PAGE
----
A team of scientists from South Africa has discovered evidence partially supporting a hypothesis that Earth was struck by an asteroid 12 800 years ago, leading to global consequences including climate change, and contributing to the extinction of many species of large animals at the time of an episode called the Younger Dryas.
The team, led by Professor Francis Thackeray of the Evolutionary Studies Institute at the University of the Witwatersrand in Johannesburg, South Africa, discovered evidence of a remarkable “platinum spike” at a site called Wonderkrater in the Limpopo Province, north of Pretoria in South Africa. Working with researcher Philip Pieterse from the University of Johannesburg and Professor Louis Scott of the University of the Free State, Thackeray discovered this evidence from a core drilled in a peat deposit, notably in a sample about 12 800 years old. This research was published in Palaeontologia Africana.
Noting that meteorites are rich in platinum, Thackeray said “Our finding at least partially supports the highly controversial Younger Dryas Impact Hypothesis (YDIH). We seriously need to explore the view that an asteroid impact somewhere on earth may have caused climate change on a global scale, and contributed to some extent to the process of extinctions of large animals at the end of the Pleistocene, after the last ice age.”
Many mammals became extinct in North America, South America and Europe at the time of the Younger Dryas. In South Africa a few extraordinary large animal species became extinct, not necessarily at exactly 12 800 years ago, but close to that period. These megafauna include a giant African buffalo, a large zebra, and a very big wildebeest.
Human populations may also have been indirectly affected at the time in question. In North America there is a dramatic termination of the stone tool technology of Clovis people. Remarkably, archaeologists in South Africa have detected an almost simultaneous termination of the Robberg stone artefact industry associated with people in some parts of the country, including the area around Boomplaas near the Cango Caves in the southern Cape, close to the town of Oudshoorn.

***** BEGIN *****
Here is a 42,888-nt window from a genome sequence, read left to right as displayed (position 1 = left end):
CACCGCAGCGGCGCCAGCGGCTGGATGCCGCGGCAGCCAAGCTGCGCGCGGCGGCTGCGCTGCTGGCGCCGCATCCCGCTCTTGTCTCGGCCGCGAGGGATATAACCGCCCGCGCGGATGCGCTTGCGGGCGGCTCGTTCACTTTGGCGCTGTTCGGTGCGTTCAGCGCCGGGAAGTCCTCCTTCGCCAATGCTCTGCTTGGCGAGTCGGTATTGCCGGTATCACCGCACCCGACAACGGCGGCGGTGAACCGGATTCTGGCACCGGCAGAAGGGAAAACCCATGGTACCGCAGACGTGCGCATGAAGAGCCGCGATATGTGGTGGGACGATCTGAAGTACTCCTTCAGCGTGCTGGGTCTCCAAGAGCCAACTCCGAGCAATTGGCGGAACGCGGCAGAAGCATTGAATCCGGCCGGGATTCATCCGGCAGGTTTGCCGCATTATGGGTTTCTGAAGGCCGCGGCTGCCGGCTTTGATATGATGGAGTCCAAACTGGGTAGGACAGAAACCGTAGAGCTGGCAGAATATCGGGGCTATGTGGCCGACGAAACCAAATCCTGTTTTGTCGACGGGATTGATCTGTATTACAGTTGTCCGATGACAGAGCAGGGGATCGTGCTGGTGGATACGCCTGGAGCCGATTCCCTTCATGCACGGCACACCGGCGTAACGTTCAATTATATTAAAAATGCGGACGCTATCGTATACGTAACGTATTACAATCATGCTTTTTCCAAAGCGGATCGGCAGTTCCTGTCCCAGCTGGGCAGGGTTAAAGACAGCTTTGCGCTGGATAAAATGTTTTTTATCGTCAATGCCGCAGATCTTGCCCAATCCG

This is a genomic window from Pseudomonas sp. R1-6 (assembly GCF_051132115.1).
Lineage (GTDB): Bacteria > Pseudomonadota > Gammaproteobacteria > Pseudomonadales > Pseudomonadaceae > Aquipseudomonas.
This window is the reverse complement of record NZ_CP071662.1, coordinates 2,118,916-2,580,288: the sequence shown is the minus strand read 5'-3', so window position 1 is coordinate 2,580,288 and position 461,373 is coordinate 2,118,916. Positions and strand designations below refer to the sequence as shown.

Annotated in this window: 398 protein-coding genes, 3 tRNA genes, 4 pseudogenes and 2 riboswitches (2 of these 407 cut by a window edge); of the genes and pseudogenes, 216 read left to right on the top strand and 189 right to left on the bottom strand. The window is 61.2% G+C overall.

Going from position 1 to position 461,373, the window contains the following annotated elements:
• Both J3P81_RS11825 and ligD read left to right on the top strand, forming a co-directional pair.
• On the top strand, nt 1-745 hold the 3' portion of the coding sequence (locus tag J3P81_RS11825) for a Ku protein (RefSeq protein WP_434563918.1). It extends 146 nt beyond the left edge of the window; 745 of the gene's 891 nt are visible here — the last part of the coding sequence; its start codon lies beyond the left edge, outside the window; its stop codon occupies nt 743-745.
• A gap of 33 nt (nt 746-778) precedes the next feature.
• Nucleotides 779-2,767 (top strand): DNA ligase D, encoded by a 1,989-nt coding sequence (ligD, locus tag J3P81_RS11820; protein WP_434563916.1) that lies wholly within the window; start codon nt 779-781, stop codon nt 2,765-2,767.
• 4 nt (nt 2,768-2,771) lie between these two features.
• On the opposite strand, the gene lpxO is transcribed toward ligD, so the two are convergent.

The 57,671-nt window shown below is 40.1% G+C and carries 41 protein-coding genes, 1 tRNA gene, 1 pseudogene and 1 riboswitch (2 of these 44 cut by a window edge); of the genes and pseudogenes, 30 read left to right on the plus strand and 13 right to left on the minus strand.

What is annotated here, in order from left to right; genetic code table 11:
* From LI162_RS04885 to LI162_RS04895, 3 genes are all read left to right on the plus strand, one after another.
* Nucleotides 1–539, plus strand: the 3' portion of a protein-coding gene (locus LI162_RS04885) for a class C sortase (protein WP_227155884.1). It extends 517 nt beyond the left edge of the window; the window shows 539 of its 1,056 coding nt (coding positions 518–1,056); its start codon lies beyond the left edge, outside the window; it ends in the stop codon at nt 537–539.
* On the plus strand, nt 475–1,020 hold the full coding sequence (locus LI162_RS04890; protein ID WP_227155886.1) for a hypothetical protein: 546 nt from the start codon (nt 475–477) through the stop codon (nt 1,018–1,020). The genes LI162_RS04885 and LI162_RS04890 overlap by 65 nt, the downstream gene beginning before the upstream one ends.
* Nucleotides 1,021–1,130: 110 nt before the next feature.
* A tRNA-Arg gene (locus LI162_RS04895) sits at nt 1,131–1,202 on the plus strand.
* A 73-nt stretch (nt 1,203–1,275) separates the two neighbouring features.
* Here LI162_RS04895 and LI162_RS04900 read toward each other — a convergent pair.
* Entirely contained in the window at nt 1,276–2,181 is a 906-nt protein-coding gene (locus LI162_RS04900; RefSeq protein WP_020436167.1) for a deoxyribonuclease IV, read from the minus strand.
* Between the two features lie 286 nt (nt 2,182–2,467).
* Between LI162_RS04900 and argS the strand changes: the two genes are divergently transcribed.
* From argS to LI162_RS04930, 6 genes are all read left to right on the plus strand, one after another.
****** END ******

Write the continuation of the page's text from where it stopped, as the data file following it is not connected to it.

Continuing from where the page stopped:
“Without necessarily arguing for a single causal factor on a global scale, we cautiously hint at the possibility that these technological changes, in North America and on the African subcontinent at about the same time, might have been associated indirectly with an asteroid impact with major global consequences,” says Thackeray. “We cannot be certain, but a cosmic impact could have affected humans as a result of local changes in environment and the availability of food resources, associated with sudden climate change.”
At Wonderkrater, the team has evidence from pollen to show that about 12 800 years ago there was temporary cooling, associated with the “Younger Dryas” drop in temperature that is well documented in the northern hemisphere, and now also in South Africa. According to some scientists, this cooling in widespread areas could at least potentially have been associated with the global dispersal of platinum-rich atmospheric dust.
A large crater 31 kilometres in diameter has been discovered in northern Greenland beneath the Hiawatha Glacier. “There is some evidence to support the view that it might possibly have been the very place where a large meteorite struck the planet earth 12 800 years ago,” says Thackeray. “If this was indeed the case, there must have been global consequences.”
Thackeray’s team believes their discovery of a platinum spike at about 12 800 years ago at Wonderkrater is just part of the strengthening view that an asteroid or cometary impact might have occurred at that time.
This is the first evidence in Africa for a platinum spike preceding climate change. Younger Dryas spikes in platinum have also been found in Greenland, Eurasia, North America, Mexico and recently also at Pilauco in Chile. Wonderkrater is the 30th site in the world for such evidence.
“Our evidence is entirely consistent with the Younger Dryas Impact Hypothesis” says Thackeray.
The discovery in South Africa is expected to be integrated with those made in other parts of the world, recognising that the source of the platinum at Wonderkrater could hypothetically be cosmic dust that was dispersed in the atmosphere after a meteorite impact in Greenland.